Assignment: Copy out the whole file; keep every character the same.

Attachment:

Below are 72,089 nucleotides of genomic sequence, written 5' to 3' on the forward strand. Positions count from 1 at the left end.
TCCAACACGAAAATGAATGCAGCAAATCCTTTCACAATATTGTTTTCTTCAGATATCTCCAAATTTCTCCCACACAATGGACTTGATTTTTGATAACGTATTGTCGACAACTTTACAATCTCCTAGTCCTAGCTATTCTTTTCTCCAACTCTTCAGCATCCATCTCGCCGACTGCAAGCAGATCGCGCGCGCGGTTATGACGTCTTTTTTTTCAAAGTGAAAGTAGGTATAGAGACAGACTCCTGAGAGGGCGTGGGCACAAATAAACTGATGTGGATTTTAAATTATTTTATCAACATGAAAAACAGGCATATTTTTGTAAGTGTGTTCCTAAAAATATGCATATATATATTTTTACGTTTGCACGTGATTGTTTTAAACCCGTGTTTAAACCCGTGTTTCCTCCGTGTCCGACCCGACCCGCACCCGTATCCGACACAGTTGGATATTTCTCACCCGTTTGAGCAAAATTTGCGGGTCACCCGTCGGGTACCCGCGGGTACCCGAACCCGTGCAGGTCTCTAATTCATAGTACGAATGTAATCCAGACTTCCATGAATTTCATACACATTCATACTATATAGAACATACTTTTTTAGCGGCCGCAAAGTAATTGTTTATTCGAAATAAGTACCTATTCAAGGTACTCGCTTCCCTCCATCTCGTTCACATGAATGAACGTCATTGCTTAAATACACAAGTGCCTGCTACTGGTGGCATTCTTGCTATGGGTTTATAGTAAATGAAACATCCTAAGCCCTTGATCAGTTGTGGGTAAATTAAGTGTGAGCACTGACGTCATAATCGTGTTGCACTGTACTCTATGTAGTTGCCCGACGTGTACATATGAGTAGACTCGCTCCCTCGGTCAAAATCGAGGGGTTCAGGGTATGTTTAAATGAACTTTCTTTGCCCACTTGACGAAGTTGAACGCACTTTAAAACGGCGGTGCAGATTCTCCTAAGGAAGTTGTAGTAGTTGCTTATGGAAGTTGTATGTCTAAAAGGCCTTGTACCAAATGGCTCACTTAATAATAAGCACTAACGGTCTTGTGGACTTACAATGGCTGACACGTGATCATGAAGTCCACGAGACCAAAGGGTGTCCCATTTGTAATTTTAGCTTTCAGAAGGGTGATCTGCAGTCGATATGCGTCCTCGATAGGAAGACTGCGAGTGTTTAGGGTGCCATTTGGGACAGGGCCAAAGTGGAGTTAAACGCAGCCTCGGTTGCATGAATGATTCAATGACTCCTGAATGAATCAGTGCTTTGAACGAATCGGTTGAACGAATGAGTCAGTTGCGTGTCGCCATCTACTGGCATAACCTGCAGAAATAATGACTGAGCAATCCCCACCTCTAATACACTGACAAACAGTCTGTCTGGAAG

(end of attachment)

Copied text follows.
Below are 72,089 nucleotides of genomic sequence, written 5' to 3' on the forward strand. Positions count from 1 at the left end.
TCCAACACGAAAATGAATGCAGCAAATCCTTTCACAATATTGTTTTCTTCAGATATCTCCAAATTTCTCCCACACAATGGACTTGATTTTTGATAACGTATTGTCGACAACTTTACAATCTCCTAGTCCTAGCTATTCTTTTCTCCAACTCTTCAGCATCCATCTCGCCGACTGCAAGCAGATCGCGCGCGCGGTTATGACGTCTTTTTTTTCAAAGTGAAAGTAGGTATAGAGACAGACTCCTGAGAGGGCGTGGGCACAAATAAACTGATGTGGATTTTAAATTATTTTATCAACATGAAAAACAGGCATATTTTTGTAAGTGTGTTCCTAAAAATATGCATATATATATTTTTACGTTTGCACGTGATTGTTTTAAACCCGTGTTTAAACCCGTGTTTCCTCCGTGTCCGACCCGACCCGCACCCGTATCCGACACAGTTGGATATTTCTCACCCGTTTGAGCAAAATTTGCGGGTCACCCGTCGGGTACCCGCGGGTACCCGAACCCGTGCAGGTCTCTAATTCATAGTACGAATGTAATCCAGACTTCCATGAATTTCATACACATTCATACTATATAGAACATACTTTTTTAGCGGCCGCAAAGTAATTGTTTATTCGAAATAAGTACCTATTCAAGGTACTCGCTTCCCTCCATCTCGTTCACATGAATGAACGTCATTGCTTAAATACACAAGTGCCTGCTACTGGTGGCATTCTTGCTATGGGTTTATAGTAAATGAAACATCCTAAGCCCTTGATCAGTTGTGGGTAAATTAAGTGTGAGCACTGACGTCATAATCGTGTTGCACTGTACTCTATGTAGTTGCCCGACGTGTACATATGAGTAGACTCGCTCCCTCGGTCAAAATCGAGGGGTTCAGGGTATGTTTAAATGAACTTTCTTTGCCCACTTGACGAAGTTGAACGCACTTTAAAACGGCGGTGCAGATTCTCCTAAGGAAGTTGTAGTAGTTGCTTATGGAAGTTGTATGTCTAAAAGGCCTTGTACCAAATGGCTCACTTAATAATAAGCACTAACGGTCTTGTGGACTTACAATGGCTGACACGTGATCATGAAGTCCACGAGACCAAAGGGTGTCCCATTTGTAATTTTAGCTTTCAGAAGGGTGATCTGCAGTCGATATGCGTCCTCGATAGGAAGACTGCGAGTGTTTAGGGTGCCATTTGGGACAGGGCCAAAGTGGAGTTAAACGCAGCCTCGGTTGCATGAATGATTCAATGACTCCTGAATGAATCAGTGCTTTGAACGAATCGGTTGAACGAATGAGTCAGTTGCGTGTCGCCATCTACTGGCATAACCTGCAGAAATAATGACTGAGCAATCCCCACCTCTAATACACTGACAAACAGTCTGTCTGGAAG